Irena Sendler, the real-life woman who inspired my novel Irena’s War, was a Polish Catholic social worker who saved 2,500 Jewish children in Warsaw during World War II. She wasn’t a superhero. She didn’t have special resources or powers. She wasn’t particularly well connected. She was a working-class woman in a bureaucratic position with the Polish government. Through strength of will, she found a way, within her employment and the position she held in Warsaw society, to orchestrate the salvation of more than twice the number of people as Oskar Schindler by sneaking Jewish children out of the Warsaw ghetto and hiding them, with false paperwork, among Catholic families.
Most Americans have never heard of her because her story was kept a secret until decades after the war. What was life like for Irena in occupied Warsaw? What did she eat? What were conditions like? Her life was a strange mixture of normal and surreal, familiar and fearful.
Irena would still have been able to travel around Warsaw during the war, although the Germans severely restricted movement from city to city or through the countryside. She would have walked many miles every day, primarily from home to work and to the market, although there was a trolley system that Poles were able to utilize. However, this would not have changed drastically for her from before the war. Few Poles owned automobiles, and Warsaw citizens would have primarily lived in multi-floor apartment buildings and primarily moved around on foot.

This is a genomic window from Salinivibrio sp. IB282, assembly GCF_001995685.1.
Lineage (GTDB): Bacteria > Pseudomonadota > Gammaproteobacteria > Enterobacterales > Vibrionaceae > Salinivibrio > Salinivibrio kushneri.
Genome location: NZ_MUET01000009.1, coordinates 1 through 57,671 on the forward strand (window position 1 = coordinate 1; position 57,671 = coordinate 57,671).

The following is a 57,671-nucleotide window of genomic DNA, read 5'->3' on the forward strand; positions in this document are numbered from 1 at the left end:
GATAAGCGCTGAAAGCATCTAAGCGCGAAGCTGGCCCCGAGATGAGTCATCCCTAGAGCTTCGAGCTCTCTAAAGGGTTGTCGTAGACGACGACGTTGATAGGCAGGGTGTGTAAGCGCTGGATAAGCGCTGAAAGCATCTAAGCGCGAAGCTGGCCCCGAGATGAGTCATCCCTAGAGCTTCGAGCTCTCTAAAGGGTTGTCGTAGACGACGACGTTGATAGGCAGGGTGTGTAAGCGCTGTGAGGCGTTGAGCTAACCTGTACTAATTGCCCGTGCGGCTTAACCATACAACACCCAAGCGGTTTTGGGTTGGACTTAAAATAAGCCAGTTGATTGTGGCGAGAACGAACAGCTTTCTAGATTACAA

Irena was a middle-class social worker. The apartment she shared with her mother was in a working-class neighborhood. The flat had two bedrooms. Furniture would likely have been secondhand and sparse, but she would have been comfortable, and they would have had running water, plumbing, and electric or coal heat. Entertainment at home would largely have been reading. If Irena had a radio, she would have enjoyed classical music. The news, heavily censored by the Germans, would have had carried little in the way of truthful information, and it was strictly forbidden to listen to foreign news broadcasts.
Even in wartime, Irena would have had opportunities for recreation outside. Warsaw was one of the most beautiful cities in Europe. She could walk along the Vistula River that cut through the city, moving back and forth across the many bridges. A trip to the eastern side of Warsaw would have brought her to Praga and the traditional market there. Warsaw was filled with beautiful gardens, such as the Krasinski Gardens. She would, however, have to be careful to be home on time, as the Germans enforced a strict curfew.
A real struggle for Irena would have been clothing. Essentially, Poles would have lived through the six years of war from 1939 to 1945 with the clothing they already possessed. Irena, as a middle-class social worker, would have owned only a few dresses and perhaps a single wool overcoat. As the years passed, her garments would have grown increasingly threadbare, her shoes worn through.